Sheila McNulty Mandating big biofuels targets is not enough

US President Barack Obama has just announced that the Environmental Protection Agency has finalised a rule to implement the long-term renewable fuels standard of 36bn gallons by 2022 established by Congress. This is a rule a recent study by Rice University pointed out as unrealistic, noting that the Energy Independence and Security Act passed by Congress in 2007 mandated production targets of 9bn gallons of biofuels a year in 2008, rising to 36bn gallons a year by 2022.

Corn ethanol is capped at 15bn gallons a year in the law, but the study says even that level will be difficult to reach given logistical and commercial barriers. And it notes that the law called for 21bn gallons of advanced biofuels, produced from sources like switchgrass, corn stover and algae, to be used in the US fuel supply by 2022. But existing mandated targets for advanced biofuels are not currently achieveable from domestic supplies – scientifically or commercially. Therefore, the report says lawmakers should question the tariff imposed on ethanol imported from Latin America and the Caribbean.

That has not happened. Instead the Obama Administration is forging ahead in hopes of creating a slew of jobs to win popularity. The announcement sounds great on the face of it:

Increasing renewable fuels will reduce dependence on oil by more than 328m barrels a year and reduce greenhouse gas emissions more than 138m metric tons a year when fully phased in by 2022. For the first time, some renewable fuels must achieve greenhouse gas emission reductions – compared to the gasoline and diesel fuels they displace – in order to be counted twoards compliance with volume standards.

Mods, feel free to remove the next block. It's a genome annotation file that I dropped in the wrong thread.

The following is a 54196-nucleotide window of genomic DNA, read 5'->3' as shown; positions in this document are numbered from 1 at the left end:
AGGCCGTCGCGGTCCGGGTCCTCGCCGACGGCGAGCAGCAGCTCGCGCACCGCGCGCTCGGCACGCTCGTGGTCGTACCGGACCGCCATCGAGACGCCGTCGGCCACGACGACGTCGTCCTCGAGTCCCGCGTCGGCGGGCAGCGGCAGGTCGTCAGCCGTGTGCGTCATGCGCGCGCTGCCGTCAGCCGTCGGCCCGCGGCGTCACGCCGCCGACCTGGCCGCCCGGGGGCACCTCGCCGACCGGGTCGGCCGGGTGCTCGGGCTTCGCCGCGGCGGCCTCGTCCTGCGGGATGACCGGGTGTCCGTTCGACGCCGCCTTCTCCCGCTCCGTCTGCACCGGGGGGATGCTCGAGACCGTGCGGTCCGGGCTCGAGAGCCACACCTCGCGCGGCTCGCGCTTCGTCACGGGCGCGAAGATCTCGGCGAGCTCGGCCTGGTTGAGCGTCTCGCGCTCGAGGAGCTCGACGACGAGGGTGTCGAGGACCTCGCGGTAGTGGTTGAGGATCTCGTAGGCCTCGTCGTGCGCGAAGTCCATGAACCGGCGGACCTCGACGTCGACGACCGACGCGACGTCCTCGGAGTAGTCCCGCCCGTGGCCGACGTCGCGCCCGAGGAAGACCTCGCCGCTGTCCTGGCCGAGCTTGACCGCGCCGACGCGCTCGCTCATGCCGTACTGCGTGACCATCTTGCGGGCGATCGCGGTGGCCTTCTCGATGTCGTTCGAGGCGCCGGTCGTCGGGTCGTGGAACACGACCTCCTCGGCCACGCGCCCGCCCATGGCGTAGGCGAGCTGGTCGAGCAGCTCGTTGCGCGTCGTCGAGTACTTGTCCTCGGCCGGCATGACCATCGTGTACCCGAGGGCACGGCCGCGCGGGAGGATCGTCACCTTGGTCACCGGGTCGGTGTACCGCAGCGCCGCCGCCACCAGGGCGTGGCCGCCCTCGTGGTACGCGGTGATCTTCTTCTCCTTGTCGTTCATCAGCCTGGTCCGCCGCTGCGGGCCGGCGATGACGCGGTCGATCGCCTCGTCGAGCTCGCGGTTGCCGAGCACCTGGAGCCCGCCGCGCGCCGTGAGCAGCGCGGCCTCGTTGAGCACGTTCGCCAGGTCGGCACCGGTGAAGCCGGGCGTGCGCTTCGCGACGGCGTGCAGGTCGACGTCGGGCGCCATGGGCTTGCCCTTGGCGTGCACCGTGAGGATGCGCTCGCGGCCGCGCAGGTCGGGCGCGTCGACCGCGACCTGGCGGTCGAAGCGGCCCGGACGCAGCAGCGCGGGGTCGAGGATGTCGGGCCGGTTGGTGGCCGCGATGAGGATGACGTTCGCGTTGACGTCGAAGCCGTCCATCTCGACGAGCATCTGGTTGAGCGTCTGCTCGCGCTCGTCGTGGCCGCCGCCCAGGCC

All that sounds good, but is it achieveable without imports? Probably not. There are no scaled up advanced biofuels available on the market today. And the problems with the first-generation biofuels, such as ethanol, are well documented. Not only does it take food out of the food chain, pushing up prices for feedstocks, such as corn, but the Rice report notes ethanol production comes with its own environmental risks, including exacerbating damage to ecosystmes and fisheries along the Mississippi River and in the Gulf of Mexico and creating water shortages in some areas experiencing significant increases in fuel crop irrigation. And it challenges claims that ethanol use lowers greenhouse gas emissions.

So what the Obama Administration is doing with this latest clean energy initative is winning points with the public – not working out a way to make an achievable goal. For that to be done, the US is likely going to have to open its borders to imports. And if the overarching goal is truly to reduce the potential for global warming, that should not be such a big issue.

Related links:

Time to revisit corn ethanol policies (FT Energy Source)